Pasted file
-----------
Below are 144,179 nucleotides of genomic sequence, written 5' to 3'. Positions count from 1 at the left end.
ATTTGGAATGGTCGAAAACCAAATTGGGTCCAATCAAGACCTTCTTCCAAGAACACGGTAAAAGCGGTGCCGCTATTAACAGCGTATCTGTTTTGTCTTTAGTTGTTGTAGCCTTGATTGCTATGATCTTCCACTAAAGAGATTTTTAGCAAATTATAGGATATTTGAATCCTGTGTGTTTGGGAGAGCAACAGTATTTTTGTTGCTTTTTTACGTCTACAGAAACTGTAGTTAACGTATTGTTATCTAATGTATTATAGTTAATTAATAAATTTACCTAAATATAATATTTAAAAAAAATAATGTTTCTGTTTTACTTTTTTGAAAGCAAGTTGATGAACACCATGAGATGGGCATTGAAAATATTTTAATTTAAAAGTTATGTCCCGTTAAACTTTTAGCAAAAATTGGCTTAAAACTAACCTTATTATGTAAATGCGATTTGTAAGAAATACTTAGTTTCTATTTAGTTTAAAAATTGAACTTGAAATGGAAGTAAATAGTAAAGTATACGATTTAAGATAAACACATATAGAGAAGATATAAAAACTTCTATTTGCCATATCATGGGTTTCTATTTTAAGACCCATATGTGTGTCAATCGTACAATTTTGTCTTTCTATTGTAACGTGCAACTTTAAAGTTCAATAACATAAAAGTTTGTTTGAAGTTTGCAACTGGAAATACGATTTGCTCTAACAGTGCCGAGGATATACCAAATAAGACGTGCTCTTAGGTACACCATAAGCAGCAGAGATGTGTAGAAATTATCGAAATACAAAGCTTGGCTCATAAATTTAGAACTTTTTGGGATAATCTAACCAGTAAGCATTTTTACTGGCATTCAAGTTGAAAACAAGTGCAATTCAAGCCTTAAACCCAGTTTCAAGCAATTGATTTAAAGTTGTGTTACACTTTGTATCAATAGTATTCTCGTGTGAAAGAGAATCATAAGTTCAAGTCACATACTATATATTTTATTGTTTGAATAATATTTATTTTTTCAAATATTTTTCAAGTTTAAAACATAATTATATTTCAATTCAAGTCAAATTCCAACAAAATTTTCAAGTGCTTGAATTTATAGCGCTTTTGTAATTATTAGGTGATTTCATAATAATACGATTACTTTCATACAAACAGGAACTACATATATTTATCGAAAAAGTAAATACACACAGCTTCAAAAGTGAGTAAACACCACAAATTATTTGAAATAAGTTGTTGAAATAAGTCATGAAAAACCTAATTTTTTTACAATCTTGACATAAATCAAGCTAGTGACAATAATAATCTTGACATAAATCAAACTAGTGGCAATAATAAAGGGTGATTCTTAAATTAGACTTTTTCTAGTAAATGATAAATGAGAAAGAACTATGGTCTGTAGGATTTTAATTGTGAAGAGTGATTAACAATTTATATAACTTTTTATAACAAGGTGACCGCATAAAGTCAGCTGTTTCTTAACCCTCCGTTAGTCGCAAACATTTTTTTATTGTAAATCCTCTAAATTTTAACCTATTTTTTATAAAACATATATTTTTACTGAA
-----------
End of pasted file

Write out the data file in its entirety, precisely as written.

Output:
Below are 144,179 nucleotides of genomic sequence, written 5' to 3'. Positions count from 1 at the left end.
ATTTGGAATGGTCGAAAACCAAATTGGGTCCAATCAAGACCTTCTTCCAAGAACACGGTAAAAGCGGTGCCGCTATTAACAGCGTATCTGTTTTGTCTTTAGTTGTTGTAGCCTTGATTGCTATGATCTTCCACTAAAGAGATTTTTAGCAAATTATAGGATATTTGAATCCTGTGTGTTTGGGAGAGCAACAGTATTTTTGTTGCTTTTTTACGTCTACAGAAACTGTAGTTAACGTATTGTTATCTAATGTATTATAGTTAATTAATAAATTTACCTAAATATAATATTTAAAAAAAATAATGTTTCTGTTTTACTTTTTTGAAAGCAAGTTGATGAACACCATGAGATGGGCATTGAAAATATTTTAATTTAAAAGTTATGTCCCGTTAAACTTTTAGCAAAAATTGGCTTAAAACTAACCTTATTATGTAAATGCGATTTGTAAGAAATACTTAGTTTCTATTTAGTTTAAAAATTGAACTTGAAATGGAAGTAAATAGTAAAGTATACGATTTAAGATAAACACATATAGAGAAGATATAAAAACTTCTATTTGCCATATCATGGGTTTCTATTTTAAGACCCATATGTGTGTCAATCGTACAATTTTGTCTTTCTATTGTAACGTGCAACTTTAAAGTTCAATAACATAAAAGTTTGTTTGAAGTTTGCAACTGGAAATACGATTTGCTCTAACAGTGCCGAGGATATACCAAATAAGACGTGCTCTTAGGTACACCATAAGCAGCAGAGATGTGTAGAAATTATCGAAATACAAAGCTTGGCTCATAAATTTAGAACTTTTTGGGATAATCTAACCAGTAAGCATTTTTACTGGCATTCAAGTTGAAAACAAGTGCAATTCAAGCCTTAAACCCAGTTTCAAGCAATTGATTTAAAGTTGTGTTACACTTTGTATCAATAGTATTCTCGTGTGAAAGAGAATCATAAGTTCAAGTCACATACTATATATTTTATTGTTTGAATAATATTTATTTTTTCAAATATTTTTCAAGTTTAAAACATAATTATATTTCAATTCAAGTCAAATTCCAACAAAATTTTCAAGTGCTTGAATTTATAGCGCTTTTGTAATTATTAGGTGATTTCATAATAATACGATTACTTTCATACAAACAGGAACTACATATATTTATCGAAAAAGTAAATACACACAGCTTCAAAAGTGAGTAAACACCACAAATTATTTGAAATAAGTTGTTGAAATAAGTCATGAAAAACCTAATTTTTTTACAATCTTGACATAAATCAAGCTAGTGACAATAATAATCTTGACATAAATCAAACTAGTGGCAATAATAAAGGGTGATTCTTAAATTAGACTTTTTCTAGTAAATGATAAATGAGAAAGAACTATGGTCTGTAGGATTTTAATTGTGAAGAGTGATTAACAATTTATATAACTTTTTATAACAAGGTGACCGCATAAAGTCAGCTGTTTCTTAACCCTCCGTTAGTCGCAAACATTTTTTTATTGTAAATCCTCTAAATTTTAACCTATTTTTTATAAAACATATATTTTTACTGAA